Crochet for the Absolute Beginner | Kimberly Caldwell | Skillshare

Crochet for the Absolute Beginner

Kimberly Caldwell

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7 Lessons (59m)
    • 1. Crochet for the Absolute Beginner- Introduction

      1:12
    • 2. Materials

      9:19
    • 3. Slip Knot & Chain Stitch

      6:22
    • 4. Single Crochet

      11:14
    • 5. Double Crochet

      9:53
    • 6. Half Double Crochet

      9:30
    • 7. Class Project- Gauge Swatches

      11:09
15 students are watching this class

About This Class

This class is for the absolute beginner in crochet. If you have never picked up a hook and yarn, or if it has been a really long time and you need a refresher on the basics, this class is for you! We will discuss materials that you need to begin, how to make a slip knot and chain stitch, how to single crochet, double crochet, and half double crochet, as well as make gauge swatches as our class project.

Transcripts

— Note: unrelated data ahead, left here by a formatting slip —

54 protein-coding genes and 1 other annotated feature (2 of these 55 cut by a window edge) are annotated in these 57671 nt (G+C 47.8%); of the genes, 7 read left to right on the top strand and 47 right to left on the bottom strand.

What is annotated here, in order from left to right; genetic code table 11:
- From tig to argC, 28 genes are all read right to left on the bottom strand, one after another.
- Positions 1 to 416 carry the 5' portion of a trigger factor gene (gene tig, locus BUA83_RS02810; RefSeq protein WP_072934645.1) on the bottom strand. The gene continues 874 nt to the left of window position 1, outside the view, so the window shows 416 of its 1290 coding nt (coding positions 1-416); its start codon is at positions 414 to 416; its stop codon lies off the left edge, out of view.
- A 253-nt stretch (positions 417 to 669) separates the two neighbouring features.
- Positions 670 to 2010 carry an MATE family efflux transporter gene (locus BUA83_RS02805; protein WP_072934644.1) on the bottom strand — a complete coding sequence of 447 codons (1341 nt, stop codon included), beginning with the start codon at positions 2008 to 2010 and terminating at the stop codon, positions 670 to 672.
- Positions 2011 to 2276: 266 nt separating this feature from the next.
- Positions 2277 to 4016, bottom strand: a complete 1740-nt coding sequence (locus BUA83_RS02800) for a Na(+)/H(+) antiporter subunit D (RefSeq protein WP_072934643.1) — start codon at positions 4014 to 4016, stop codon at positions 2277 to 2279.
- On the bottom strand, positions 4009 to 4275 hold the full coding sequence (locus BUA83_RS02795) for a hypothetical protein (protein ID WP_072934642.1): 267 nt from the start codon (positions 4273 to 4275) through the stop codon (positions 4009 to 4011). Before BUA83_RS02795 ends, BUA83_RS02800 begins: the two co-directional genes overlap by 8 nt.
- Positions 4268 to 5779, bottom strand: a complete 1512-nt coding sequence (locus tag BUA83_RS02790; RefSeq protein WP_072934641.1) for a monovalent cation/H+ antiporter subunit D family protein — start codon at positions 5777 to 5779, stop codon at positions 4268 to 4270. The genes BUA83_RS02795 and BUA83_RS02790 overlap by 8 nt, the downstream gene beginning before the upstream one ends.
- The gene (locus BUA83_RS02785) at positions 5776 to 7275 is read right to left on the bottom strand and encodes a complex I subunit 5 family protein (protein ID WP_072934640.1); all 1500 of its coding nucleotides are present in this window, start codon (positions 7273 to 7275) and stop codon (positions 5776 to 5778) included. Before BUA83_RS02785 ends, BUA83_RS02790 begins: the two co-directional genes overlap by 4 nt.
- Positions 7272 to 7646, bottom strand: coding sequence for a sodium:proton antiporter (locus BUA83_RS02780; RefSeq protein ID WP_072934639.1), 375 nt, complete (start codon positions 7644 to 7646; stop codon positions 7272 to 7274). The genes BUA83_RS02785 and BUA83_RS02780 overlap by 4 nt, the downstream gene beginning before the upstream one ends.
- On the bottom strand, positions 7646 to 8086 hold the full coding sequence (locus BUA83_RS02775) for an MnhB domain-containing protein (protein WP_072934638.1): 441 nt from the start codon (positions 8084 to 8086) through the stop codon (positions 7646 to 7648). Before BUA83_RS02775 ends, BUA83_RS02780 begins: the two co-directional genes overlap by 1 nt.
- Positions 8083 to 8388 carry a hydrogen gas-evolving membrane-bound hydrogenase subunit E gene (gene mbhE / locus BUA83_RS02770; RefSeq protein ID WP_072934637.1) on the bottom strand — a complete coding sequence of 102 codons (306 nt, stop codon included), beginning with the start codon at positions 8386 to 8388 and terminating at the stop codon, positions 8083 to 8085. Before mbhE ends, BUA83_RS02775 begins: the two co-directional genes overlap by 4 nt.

1. Crochet for the Absolute Beginner- Introduction: Hi, it's Kimberly. In today's class, we're gonna be talking about Crow Schaefer, the absolute beginner. If you've never picked up yarn and a hook, or if it's been a while, this classes for you. So let's get started so quickly. I want to go over the lesson plan for this class. First, we're gonna be talking about the materials you'll need, so we'll be going over yarn and hooks and other tools that you'll need. Next. I'm gonna sure you have to do a slip knot in a chain. Next, I'll be showing you how to do a single crochet a followed by a double Cochet and then finally will learn 1/2 double Cochet. There are many more stitches, but this will be the basics to get you started. And finally, we're gonna talk about our class project, which is how to do a gauge swatch and why this is important for all your crimes. Shape projects, right? Let's get started 2. Materials: all right. The first thing we're gonna go over are the materials that you need to crush A. So first, let's talk about hooks. As you can see, hooks come in many different sizes, and the size that you used will depend on what you're making the size arm that you're gonna be using and what you're pattern may call for. So these are aluminum hooks I have here, but they also come and wood and plastic, so you can buy whatever your preferences. So let's actually take a closer look at this secure. So as you can see on the hook, this one says, I slash nine 5.5 millimeter. So pretty much all of this is just a way to classify the size of the hook. Um, again, your pattern will direct you to the size hooking me to use. However, you may be to go up or down a size depending on your gauge. So we'll talk about gauge a little bit later. So now let's look at the hook itself. So here you have the hook. This is the portion that you will be moving in and out of your work. Next. We have this narrow portion, which is called the throat. Then you have the shaft. The shaft is where you'll keep your loops as you're working them. So if you notice that your stitches air really tight, you may be working down at the narrow part of the neck instead of the shaft. So that's just an important part to remember. This will help keep your stitches even in the same size if you just make sure that you're working in the shaft and then where the the sizes is your handle. Okay, so next let's talk about different types of yarn. I have a few examples here, so yarn comes in many colors and sizes in fiber, so let's first talk about the fiber. The fiber content of your yarn is very important. You can have 100% pure wool yarn. Acrylic yarn. Cotton yarns are a blend of these. There are even some expensive choices, like cashmere and silk. But you want to think about what you're making when picking your yarn fiber. For example, this yarn here is 100% cotton. It's good for items that may be used in the kitchen like potholders. If you're making a baby item like a blanket or a sweater. You may want to choose something like an acrylic yarn. It's soft, and it's less likely to irritate a baby skin. However, this acrylic yarn would not be good in the kitchen as it can melt. What's something hot again? Acrylic is a type of plastic, so just you have to be careful not to use this to make potholders or washcloths cause it could melt. Another example is wool, so symbols can be very scratchy. This one's actually pretty soft, but symbols can be very scratchy, and it may be better for items that would be for warmth, such as a sweater, hat or scarf. Also, each type of fiber will have different cleaning instructions. Yes, you may not be ableto wash all of these in the washing machine. That may be important If, for example, you're giving a baby item for a gift, you may not be able to put it in the washing machine, so that's just another consideration. The next. Let's talk about the way to the arm when we say Wait. We're just pretty much talking about the thickness of the yarn I'm gonna put up a chart of the standard weights a yarn, and we'll discuss them briefly. So first we have, um, the yarn weights. They go from 0 to 6. So zero is life's way. That's very fine. So the the smaller the number, the finer the yarn zeros likes way. It's a very, very fine yard. Number one is super fine. You may also hear this called fingering or suck sock weight yarn. Next, we have number two fine yarn. You may hear this called be called sport weight or like DK weight. Next, you have number three light your This is usually called DK or light worsted. Next is number four medium weight or worsted weight that she have number five bulky. Wait. You may also hear this called chunky, and next you have number six is the Super Bowl key, and you may also hear this called robing. Also on a briefly talk about how yarn comes when you purchase them. Yarn purchased from a store such as Hobby Lobby, Michaels or Jo Ann, We usually you'll usually find the Georgians in a skein or ball like thes two. However, if you purchase a hand dyed yarn or more exotic fibers. You may see them and come like this in a Hank so you can't work directly from a Hank like this. It will need to be wound into a ball before you start working with it. Most small local yarn stores can do this for you. Or if you have a arm swift and ball Blinder, you can turn this Hank into a workable yarn yourself the next. Let's take a look at a yarn label and put it all together. So first we have this yarn here. So I love the shorn from hobby lobby again. This came from my own stash. Um, so I love this, John, you have your title here. Usually they include a free pattern. So So next we have our color name, and we have a lot number. If your yarn has a lot number and you need to purchase more than one ball to make an item, make sure you look at the lot member to make sure that numbers the same. When manufacturers die, the yorn they die in lops. So, um, if you buy from separate lots, they may be slightly different in color. So you just want to make sure that that numbers the same if you have to purchase more than one ball. All right. Next, you have gauge measurements for omitting and crow. Shea and those also give you the recommended hook and needle sizes for this charm. So for knitting, they recommend a US 85 millimeter. And for Cochet, they recommend an I nine or 5.5 millimeter. And then here you have the amount of your in. So this is a seven ounce, 199 graham follow yarn. So that's the weight of the yarn. And then you also have, um, the length of yarn. See, you have 355 yards or 325 meters again. This Sean is 100% acrylic, so that's also listed there. And here you have the symbol. Maybe, um So again, it's telling us that it's a medium or worsted weight yarn, and you also have care instructions. So there are many different type of care instructions on, and you can find these on the Internet. But for example, this one here in the middle, um, is an iron with the X through enemies do not on your again cause it's acrylic. So will melt. So pretty much this is you can look at the label and they'll have this information on that . So other tools that you may need to crow Shea, of course, she may need some scissors. You may need a yarn needle, so this one's very blunt, and it has a big opening toe to get yarn through. You'll need this toe we've in your ends at the end. And you also may need a stitch marker. Some patterns may have the mark stitches so that, you know, um, where that stitches later. So that may be a good option. Two by two. All right, so those were the materials that we're gonna be using to crash a, and I'll see in the next video. 3. Slip Knot & Chain Stitch: OK, in this video, I'm gonna show you how to do a slip knot and chain stitch. See here a have a I 9 5.5 millimeter hook and a worsted weight for medium weight yarn. So to do a slip knot, you're gonna take your tail and drape it over your hands, your fingers, and then you're gonna wrap it around your fingers, and then I'm gonna take this part and kind of loop it through and then pull it tight. That loop is what you're gonna put onto your curse. She like that. Okay, let me show you in. Take my tail, drape it over my fingers, wrap it around, kind of pinch it, bring your working here and three the the circle and then pull it tight. There are many ways to do a slip knot. That's just my preference. A pattern is never going to tell you to do a slip knot. It's just a given that you'll start with a slip knot already on your hook. Okay, so my tail, I'm going to kind of keep to the back in my working yarn that's coming from my ball. A keep from the left now I am left handed. However, I learned to crush a right handed, so I keep my hook in my right hand. And I worked my yarn with my left hand. If you're left handed and you want to crush a left handed, you just switch your hook to your left hand. Okay? But I am crushing right handed also, the way you hold your hook. It just it's whatever your preferences. So I prefer to hold my hook like this. Some people hold it like this. Um, there's just many ways to do that. You just need to practice different ways, And whatever's comfortable for you is the way that you should do it. There's no right or wrong way to do it. Same thing with working the yarn. Some people, um, hold a finger up and kind of work like this. I prefer just a khanna kind of keep it in between my fingers. So it's really just again. It's your preference to how you wanna hold your yarn. All right, So to start with the chain, you're going to wrap the yarn around the hook from back to front. Okay? You show you that again, you're going to wrap your yarn from back to front. So we're gonna and this is called yarn Over. So we're yearning over and then we're gonna pull that first loop through delude that's already on our hook. Okay, Me show you again. We're gonna yarn over and pull three. My preference is to keep my pointer finger of my right hand on the loop. That's on the shaft of the hook and I keep my thumb and pointer finger of my left hand kind of grabbing the work. That way I can control my work a little easier, but again, you do what you feel comfortable with, and you may have to practice multiple ways to do it. Um, but there's no right again. There's no right or wrong way to do it. You just want your stitches to be nice and even you want them all to look the same. It's again, I'm yearning over. I'm pulling that first leap through my second loop, and if you notice I'm always coming back down to the shaft, you never want to stay appear by the throat because that can make your stitches really tight. So you always want to bring your stitches back down to the shaft, and that's the chain. So let's take a look at what we've done. So where chains or there you see, they look like these. If you flip it over, you see there's a little notch you see map. So the front is the V's, and then the back. There's a little notch, just depending on the pattern they may have you work into when you go back the other way. You may be working into those notches, but just kind of get familiar and what a chain is supposed to look like. So that's the back. That's the front. I will also mention that this loop that's on your hook does not count as a stitch. So when you're going back to make sure you have the correct number, do not count the loop that's already on your hook. Also, when the pattern calls for you to chain, it'll be abbreviated C H. So it may say C H 20 your ch 100. All right, so that's the chain stitch. I'll see you in the next video for the single Curuchet 4. Single Crochet: So in this video, I'm gonna teach you how to do a single crochet. A. I have already, um, done my chain, so I have chained 16 stitches. So when we do our single crow Shea on the first row, we're gonna actually start in the second chain from the hook. So we're gonna skip. So remember, this one doesn't count. We're gonna skip the first chain, and then we're gonna insert our hook in the second chain someone a insert my hook. Let me show you how I did that again. Some skipping the 1st 1 going into the 2nd 1 like that. And the money yarn over and again Yarn over back to front. Gonna pull up a loop through that first loop. So now I have two loops on my hook, You know, many yarn over again and pull that through the last two. Okay? And that's my single Cochet. So the reason why you skipped the first chain is because you have to kind of build up that row to be the height of a single crow. Shea. So by skipping that first chain, we're making the side the same height as a single. Cochet is and I'll. It'll make more sense when we come to this end and we turn. So from now on, I'm gonna work in each chain. So again, I stick my hook in. Ah, yarn over. I pull through that loop a yarn over. Pull three, both leaps. Okay, again, I'm going to go through that loop. That chain you are in over. Pull through. Yarn over. Pull through both. You want to go through that chain you're in. Over. Pull through that loop. You are in over. Pull through both leaps. Can I take through that blue? That chain you're in Over. Pull through. You are in over. Pull three. We're coming up to our last chain. Okay, so there we have our first row of single Croshere. So again, we started with 16 and we skipped that 1st 1 so we should have 15 slits count. 12 34 567 89 Tune 11 12 13 14 15. Saleh suggests as you go through that you kind of keep track of your stitches. So just make sure that if you start with 15 that you have 15 each row. Sometimes as a beginner, you could accidentally add a stitch or subtracted stitch. So we have 15. So let's look at what we've made here. If you can see on the top, you have the V shape. So that's what we want. Okay. And if these air these air called, um, loops. So you have your front loop in your back loop. Some patterns will have you work into one or the other. The regular single crow Shea, you work, um, through both of these. I do also want to mention that this is American Crow Shea. There is a UK single crow Shea, That's a different stitch, but this is us crushing. All right, so now we have to turn our work and continue down for the next row. So we again we have to build up our stitch height to the height of a single crush. A. And how we do that is we just chain one like that. Now we turn our work. So in crush A, you're working mainly right toe left. So that's why you have to turn your work. Also, this chain one some patterns Consider that a stitch for our purposes were not, um and so we're actually gonna work into that first chain. It's again. I'm going to go through both loops of that stitch we made gonna pull through. You're in over pool three again. Go through both Lukes. You're in over. Pull up a loop. You are in over. Pull through bed sleeps. Okay, so we're just going to keep working our way down to the other end, Get a little bit more yarn case. We're coming up to the end stitched number 14. And then we go into that very last single. Curuchet, pull up a loop yarn over. Okay, so that's our second row of single Curuchet. So you had a turn again? One more time. So again, we got a chain one, and then turn. I work. Each time I'm working the yarn over. I always bring it back down to the shaft. That will ensure that your stitches air the same size and that your stitches air nice and even that they're all the same size coming up to the end of our row. I'm going to that last single Kirsch A. They would go. That's the single crow Shea and I suggest if you just practice this, um, over and over, you can keep going with this little gauge swatch. Right? See, in the next video 5. Double Crochet: All right, so in this video, we're gonna learn how to do the double crow Shea. So here I have a chain of 18 stitches. And just like the single crow Shea, when we're working back into the chain, we're gonna have to skip some stitches to get our row the height that we want of a double Cochet Again. Your pattern will usually tell you if this, um of which one to go into. And it will also tell you if he skipped chains count as a stitch or not for these videos, we're gonna just not count these as a stitch. So to start a double crush A you're gonna actually yarn over before you stick your hook into the chain. So again we're gonna yarn over from back to front and to start with our double crush A we're going to go into the fourth chain from the hooks that we have 1234 So we're gonna sticker hook into the fourth chain, so that gives us three on the hook. We're gonna yarn over, and we're just gonna go through that first loop again. That gives us three. We're gonna yarn over, go through to of the three that leaves us to on the hook. We're gonna yarn over again and then go through the last to so that your double crush a Okay, so again, we're gonna yarn over before we sticker again. Stick your hook, pull up a loop that should give you three. You're in Over. Pull through to you are in over. Pull through to Okay, so there's our double Curuchet, she comptel They're a little bit taller than the single you're on over. Consider pull up a limp. You're in over. Pull through to you aren't over. Pull through to and again every time you want to bring it back down to the shaft of the hook. Okay, We're just going to keep going to the end of the road, - coming up to the end in the row. We've got one more there. He aren't over. Consider, hook urine over pulled loop. You are never pulled through Two loops. Yarn over. Pull through two loops. Okay. Yeah. So, again, we should have 15 again. I'm not counting this one. This these chains that we made here 123456 789 10 11 12 13 14 15. All right, so just like single crow Shea, we're gonna have to build up our next room, um, and then turn our work to keep going. So to do that with double Cruciate, you're gonna chain 31 to three. Then I'm gonna turn my work, okay? And again because I'm not counting these chains as a stitch. I'm gonna start my work in that first double crush a there, the Yemeni yarn over. Insert my hook into that first double Cochet yarn over. Pull up a loop. You are in over. Pull through to you aren't over pulled through, Chief. As you can see, it kind of leaves a little. Um, it kind of sticks out a little bit. That's mainly why some count that as a stitch? Um, because it does stick out a little bit. All right, so we're just gonna keep working our way down doing our double Cochet. Can you? Your on over, insert your hook. You're in over. Pull up a loop. You're in over. Pull through two loops. Yarn over. Pulled through two loops in a pattern. The double crow Shea is abbreviated D. C. Again. Just to remind you, you're gonna go through both loops of that stitch below unless the pattern tells you other wives. So we're coming to the end. This is my last ditch again because I'm not counting those chains as a stitch. Okay, so there you go. That's the double Cochet. Again, I recommend that you just keep working your way up to make a nice gauge Swatch. All right. And the next video, we'll cover half double kirsch a 6. Half Double Crochet: OK, in this video, we're going to go over the half double Curuchet. And again, this is in U. S. Terms. The UK has a different meaning for that. So this is us terminology. So here I have a chain of 17 stitches. And just like the single in the double Cochet, you have to skip a few stitches in order to work your half double crochet A. So for this, I'm going to go into the third chain. So to do 1/2 double, you're gonna yarn over and again Going into the third time, I insert my hook yarn over, pull up a loop and I'm in a yarn over and pull through all three loops. Okay, So show you again. Can you turn over, insert my hook into the next chain, aren't over and pull it pollute? I mean the yarn over and pull through all three loops. - Since you can see with 1/2 double, it's it's taller than a single. It shorter than doubles kind of in the middle there. I'll tell you. I like the half double cruciate. It's, um it has a lot of texture and visual. Um, a little bit of a visual interest with the ridge that it makes so again you yarn over, insert your hook into the next ditch, you aren't over. Pull a pollute yarn over pull through all three loops and again with As with all my stitches, I'm gonna bring the work back down to the shaft of the hook That ensures that your stitches air the same size and that they're gonna be even. - Okay , we're coming to the end of our room. I got one more. Okay, so there's our row of half double Cochet. Let me just show you the back real quick if you comptel. But you have your V's at the top. But then you have this third row there because you went through all three loops together. You're gonna have your regular V's and then you're gonna have this bump on the back again. That's what half double crush A. It's just the beauty of the stitch. Some patterns may have you go through that back groove and that adds texture and in a different dimension to the work. So I just wanted to show you that. So here's the the front top V. And then if you look at the back. There's a back, a back grij there, you see that there's your top be. And if you turn, it kinda looks like another B. But that's your back, Ridge. All right, so to do have double Cochet to turn your work, you're gonna actually chain, too. As with the other stitches that I mentioned, some patterns will count these as part of a chain at these two chains as part of a stitch, we're gonna actually not count them. So I'm gonna chained to in turn it's again. I'm gonna work in that first stitch there. So here you can really see it. There's that the red bumps. But you're actually your V is right here. So many yarn over and go through the B yarn over. Pull up a loop yarn over pulled through all three loops. What kind of does look like? There's two these there, Really? We want to make sure we're working on the top. The again, unless the pattern tells you otherwise. The stitches really easy to see once you make a first row and then you kind of work back into it. It's kind of easy to see where you're where you're supposed to put your hook. - Okay , We're coming up to the end of the row. And again, I'm not counting those skipped chains as a stitch. I'm not counting these, so I'm not gonna work into that. Gonna just go into our last little stitch here and again. That should give us 15. After worker. She 23456789 Teen 11 12 13 14 15. So here you can really see that third ridge there has a nice texture to the stitch. All right, so we're gonna just turn one more time again, I'm gonna chain, too. And I'm gonna turn my work yarn over and then work into that burst, not crush. She could be. All right. So that's how you do the half double crochet. 7. Class Project- Gauge Swatches: Okay, so next we're gonna talk about gauge swatches and we've been practicing the stitch patterns , but in actuality, you've been doing a gauge swatch. So I'm gonna This is our single Cochet or Double Christian are half double crush a mist that these two aside and let's look at our single Curuchet, it's again. Some patterns will give you a gauge Swatch. Some will not. So it really just depends on what you're making. Some things like a washcloth. You may not need a gauge watch, right, because the size of the item really doesn't matter things that you will wear, like a sweater or a hat. You definitely want to do a gauge watch because you want to make sure that you're crashing in the way that the pattern designer, um, the the way their measurements are that way that your item turns out the correct size. All right, so the pattern or the the gauge swatch that we're gonna use I found for a four inch by four inch square is gonna be 12 single Cochet across by 15 rows. So what that means is in a If I measure four inches, the gauge distribute 12 single Curuchet and 15 rows. So let's see what we get. All right, so you can pick any, um, wrote a measure, but you want to make sure you're picking of the sitch to start some gonna line it up line ma zero up at the beginning of a V stitch. You see there because that's a stitch right here. So let's count one to 34 5678 9 10 11 12 13. So I have 13 stitches within my four inches. So actually have one stitch more than the gauge calls for. So if I'm doing this cage and I see that I'm I have more stitches than what calls for. Then I probably need to loosen up my Cochet so I may be crashing a little bit tight because I have an extra stitch in my gauge. Okay, so that's really that information is tell me, and I known from history that I am a tight crow shayr, so I probably would want to just loosen my, um, loosen my stitches up a little bit. If you're off by five or six stitches, you may want to go up the hook size. So if you were using, and I hook on I 5.5 millimeter, and you have a lot more stitches than what the gauge calls for. You may want to do another gauge with a J Hook, a six millimeter hook to see if you get the gauge. That way, let's say you are, Let's say, the gauges. 12 single crow Schaefer four inches and you get eight single crush A. That's kind of exaggerating, but let's say you're way below what the gauge is telling us. That means you're crushing to loose. That means you have fewer stitches than what it's calling for in that for inches. That manger Crow Shea is too loose, so you may want to do another gauge swatch with tiding. Make sure your stitches air a little bit tighter or you could go down a hook size. So if you go down a hook size, that means you should have those stitches. Um, you should have more stitches in that four inch. So really, I'm off by one stitch. I'm not really gonna change my hook size, but I may want to just pay attention to how I'm crushing. Make sure my stitches air a little looser and again from history. I know I'm a little bit tighter with my crush. A All right, so that's this. That's the width of this. So 12 single croce across. So let's see how our height is doing. So we should have according to our gauge, 15 rows and for inches, someone a move. I'm gonna move this, um, two more vertical and again, I'm gonna kind of line it up. I'm actually going to start here at this end. So we have 1234 5678 9 10 11 12 13 14 15. So I'm actually on Gage with my rose. So the gauge swatch called 4 15 rows, and that's how many I have. So again, I just read your pattern and make sure that you are, um, that you're getting the right number of rose again. I was only one off this way. So that way on, I know I just need to crush a little bit looser to get Teoh, um, get fewer stitches in my four inches Again, if you have too many stitches, that means you're crushing tighter than what the gauge calls for. So you may want to go up a hook size. If you have too few stitches in your four inches you want to. That means you're crushing very loosely and you may want to go down a hook size again. One or two stitches off. It's probably not that big of a deal, but if you're 56 stitches off, then you may want a gesture hook size and try another gauge watch with that yarn in that different hook size. All right, so that's pretty much what gauge watches are. Um e quickly. I want to just show you how to weave in ends. So here is my tail. After a detached after I was done with my project, someone take my yarn needle and three of my arm. I'm just gonna take my end. I'm just going to kind of leave it in the work. So you never really want to tie knots in your work because that you may be able to feel. Yeah, but if you just wave your end back through your stitches, you don't have to do very many. So I'm gonna do about four stitches. Then I'm gonna pull it through. You can kind of just pull it back into shape, and then I'm gonna go back the other way. So you can either kind of skip down to the next row or kind of just go through the same stitches. And it's okay if you work in between the fiber of the yarn. That actually helps make sure that that yarns not gonna move okay like that. Then I'm actually going to go back one more time. Someone actually moved down to the next room. You just kind of work it through? Yeah, it's okay if you go through the stitch pull in time. So actually, we did it. We've did my in three different directions. So this way wants this way and then this way. So that makes sure that it'll it'll pretty much stay in any way that it's pulled or tugged . It'll stay in. So now I'm gonna clipped my till you end off cames There goes, disappears. You can't really see it. Okay, I'll show you one more time on this side. This is the sad that we actually started on with our chain. So there is kind of a little not there from your slip knot, but that's okay. So thread or needle. That's why you want to make sure you give yourself a long enough till they're to weave in your hands. I'm just going to kind of take it and we Vivian, pull it three. Sure. I'm not sentient it up too much. I'm gonna go back in the other direction. Well, in Moore town. Go right. Slide it in between. So if you see any term a needle PC, you can't. I'm not showing the yarn on the other side. I'm really going through the stitches themselves. Okay, so you just kind of blended in there. Give it a nice little tug that way, those pop out and then you just cut repose, you know, through woven Indians. Thank you so much for joining me in this class. If you have any questions or comments, um, please let me know, and I look forward to doing more classes for you and teaching you more tools, techniques and tools for crush A Thanks